Monday, June 15, 2009

Rome, day 1 June 13

To say it was a long day, getting here, is a ridiculous understatement. I think the worst part of the whole trip was the drive from Charlottesville to Philadelphia. Why Philadelphia? Don’t ask. It seemed like a good idea back in February when I bought our tickets. We’d hardly left the house when I had to go to the bathroom. We finally stopped for bathroom breaks and gas in the prim little town of Remington, VA, somewhere between C’ville and Washington. The gas station was the type that makes you borrow a key for the bathroom, and the key is attached to a sawed-off broomstick handle. There were live cockroaches swimming in the toilet so I decided I wouldn’t go after all. And then there turned out to be no other bathroom opportunity until we’d gone through check-in and security at the airport. But wait—I haven’t even gotten us to Philly yet. The day had turned out to be an adventure and we hadn’t even left Virginia yet.

There was the Washington traffic to get through and I missed an exit and got flustered and then Jon had to drive and he kept gunning the engine to pass people, when all of a sudden the car started acting up. I think the transmission got confused from all Jon’s wild accelerations because he couldn’t get it to go over 55mph and the engine was revving. This was terrifying, as you can imagine, and we were still only in DC, but the car miraculously righted itself after ten minutes of its strange behavior and we got the rest of the way to Philadelphia without incident, other than the horrible traffic.

In Philly, the security guys were *assholes.* None of my kids have flown since they were babies, and Grace and Seamus were panicking, what with their ziplock bags of toiletries, and their passports and boarding passes, and trying to take their shoes off, all the while the security guys are bellowing MOVE IT! Poor Grace paused before going through the metal detector –because she thought maybe she was supposed to wait until they told her to go--and the guy screamed at her, “What, do you want to just stand there for twenty minutes?” Hello. She is a CHILD. Jon and I are two parents, taking FOUR children through security, and the yelling and meanness are inexcusable.

The flight to London was uneventful. I had been afraid to fly and had planned to read Sense & Sensibility as my comfort literature during the flight. I was so looking forward to it! After we took off, I pulled it out of my bag and read the first line: “Sir Walter Elliot, of Kellynch Hall, in Somersetshire, was a man who, for his own amusement, never took up any book but the Baronetage…” Sir Walter Elliot? Kellynch Hall? With horror, I realized I’d accidentally packed Persuasion, and not Sense and Sensibility. This was very vexing, but I amused myself with the meager comforts that British Airways offers its “World Traveler” customers and all was well. Anyway, the people at Heathrow manage to run the security screening without acting the part of slave drivers.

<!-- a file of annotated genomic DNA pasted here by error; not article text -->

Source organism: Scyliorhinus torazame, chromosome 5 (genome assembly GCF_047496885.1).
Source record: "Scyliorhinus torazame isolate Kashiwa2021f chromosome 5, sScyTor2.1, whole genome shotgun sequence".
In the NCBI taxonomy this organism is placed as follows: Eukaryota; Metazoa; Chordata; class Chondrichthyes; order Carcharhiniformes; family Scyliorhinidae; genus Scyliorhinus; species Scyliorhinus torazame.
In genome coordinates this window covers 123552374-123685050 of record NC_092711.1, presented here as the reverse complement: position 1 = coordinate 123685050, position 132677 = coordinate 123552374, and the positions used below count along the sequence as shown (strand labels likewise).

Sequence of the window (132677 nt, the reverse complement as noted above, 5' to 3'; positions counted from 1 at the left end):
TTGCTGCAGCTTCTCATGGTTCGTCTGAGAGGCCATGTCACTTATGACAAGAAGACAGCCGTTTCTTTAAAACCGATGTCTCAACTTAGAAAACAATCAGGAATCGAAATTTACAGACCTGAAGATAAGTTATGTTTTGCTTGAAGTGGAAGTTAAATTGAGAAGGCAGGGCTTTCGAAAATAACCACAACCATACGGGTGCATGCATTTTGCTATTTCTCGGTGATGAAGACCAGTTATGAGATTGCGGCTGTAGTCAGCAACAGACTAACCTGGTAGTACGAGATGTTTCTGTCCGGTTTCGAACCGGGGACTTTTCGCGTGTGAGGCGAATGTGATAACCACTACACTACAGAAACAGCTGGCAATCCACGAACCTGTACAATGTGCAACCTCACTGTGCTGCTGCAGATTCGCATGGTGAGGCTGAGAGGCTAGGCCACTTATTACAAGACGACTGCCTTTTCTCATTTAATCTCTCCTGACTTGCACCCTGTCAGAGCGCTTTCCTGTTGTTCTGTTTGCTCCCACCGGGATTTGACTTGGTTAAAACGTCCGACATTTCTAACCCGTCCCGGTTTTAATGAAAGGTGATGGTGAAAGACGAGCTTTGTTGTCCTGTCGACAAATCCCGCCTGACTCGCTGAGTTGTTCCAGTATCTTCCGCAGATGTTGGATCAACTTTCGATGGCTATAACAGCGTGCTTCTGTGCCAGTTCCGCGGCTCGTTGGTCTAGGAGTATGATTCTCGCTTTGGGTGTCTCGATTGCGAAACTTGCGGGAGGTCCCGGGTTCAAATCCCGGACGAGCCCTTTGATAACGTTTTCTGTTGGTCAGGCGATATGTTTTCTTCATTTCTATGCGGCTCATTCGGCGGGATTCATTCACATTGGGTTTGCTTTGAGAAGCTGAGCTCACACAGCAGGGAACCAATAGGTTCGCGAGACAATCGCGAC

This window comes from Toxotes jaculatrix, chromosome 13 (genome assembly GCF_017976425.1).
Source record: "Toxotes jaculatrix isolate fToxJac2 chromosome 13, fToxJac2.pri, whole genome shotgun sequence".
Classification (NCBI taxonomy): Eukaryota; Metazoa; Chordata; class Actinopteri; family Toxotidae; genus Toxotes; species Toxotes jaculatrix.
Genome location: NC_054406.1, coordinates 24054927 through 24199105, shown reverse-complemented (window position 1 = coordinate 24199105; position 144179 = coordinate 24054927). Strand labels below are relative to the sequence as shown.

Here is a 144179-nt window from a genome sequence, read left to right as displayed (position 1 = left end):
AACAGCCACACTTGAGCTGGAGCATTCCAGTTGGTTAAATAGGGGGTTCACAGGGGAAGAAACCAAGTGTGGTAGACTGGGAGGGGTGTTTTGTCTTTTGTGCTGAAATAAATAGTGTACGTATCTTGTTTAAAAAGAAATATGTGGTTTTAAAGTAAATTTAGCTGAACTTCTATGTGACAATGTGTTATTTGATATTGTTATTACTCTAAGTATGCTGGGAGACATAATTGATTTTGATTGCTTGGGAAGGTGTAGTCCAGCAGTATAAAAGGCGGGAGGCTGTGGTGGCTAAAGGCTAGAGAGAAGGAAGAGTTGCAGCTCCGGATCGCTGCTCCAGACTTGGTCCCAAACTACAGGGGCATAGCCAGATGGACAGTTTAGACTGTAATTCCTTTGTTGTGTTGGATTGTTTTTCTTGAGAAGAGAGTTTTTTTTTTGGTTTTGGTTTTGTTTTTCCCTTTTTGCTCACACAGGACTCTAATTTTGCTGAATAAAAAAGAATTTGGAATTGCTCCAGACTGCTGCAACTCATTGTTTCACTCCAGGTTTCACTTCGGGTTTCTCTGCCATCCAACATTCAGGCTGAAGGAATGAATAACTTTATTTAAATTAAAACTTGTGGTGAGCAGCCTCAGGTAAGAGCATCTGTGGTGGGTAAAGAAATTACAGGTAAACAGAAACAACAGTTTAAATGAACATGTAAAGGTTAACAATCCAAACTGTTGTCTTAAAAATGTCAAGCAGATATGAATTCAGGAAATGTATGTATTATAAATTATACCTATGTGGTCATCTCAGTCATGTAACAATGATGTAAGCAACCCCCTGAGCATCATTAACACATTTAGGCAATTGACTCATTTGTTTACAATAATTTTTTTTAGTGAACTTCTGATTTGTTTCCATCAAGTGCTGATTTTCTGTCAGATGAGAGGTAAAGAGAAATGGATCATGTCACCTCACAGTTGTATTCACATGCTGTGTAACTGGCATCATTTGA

We got to Rome with no trouble, although by the time we landed we’d all been up for twenty-four hours straight because none of us slept well on the plane. My fear that the landlady would not speak English was realized, but by a miracle, our driver knew her and called her for us.

So we are settled in our apartment. It is the apartment we expected, although there does not appear to be a washing machine, as promised. I keep thinking we’re just not seeing it because it is a special tiny European washing machine, about the size of a breadbox and hidden in a cupboard.

The day couldn’t end without one last crisis. We hadn’t been in the apartment an hour before Mr. McP locked himself in the bathroom. It had a surprisingly strong dead bolt-type lock with one of those ancient looking keys. Jon and I called to him through the key hole and tried to direct him in using the key properly, but we could see it wasn’t catching. Our landlady, Rosella, lives next door and she told us that if there was a problem, we should just go out into the street and stand under her window and yell, “Rosella! AIUTO!” (Italian for "help.")  I didn’t like the idea of announcing our crisis to the entire street, but luckily thought to have Mr. McP throw the key out the window while I stood in the street to catch it. Jon was able to unlock the door from the outside and we have now confiscated all keys so it never happens again.

Now we are utterly exhausted. Too tired to eat, or do much of anything, although we slogged the tiny streets of Trastevere forever, looking for an ATM. Then we bought take-out pizza and now I am going to bed, even though it is 6:47pm. I have been up for thirty-two hours.


  1. What an adventure. I'm appalled by the security in Philly. We have NEVER had that problem at Dulles, never.

    I hope you get some sleep! Our first in night in London last year, we all slept 13-14 hours.

  2. But think of all the $$ you saved by going to Philly! :) Glad you guys made there safe and sound. Have fun!!

    The Secular Life Guide

  3. What a jerk to yell at a kid like that. I would send in a formal complaint to the TSA. After you have a fabulous time in Rome, of course.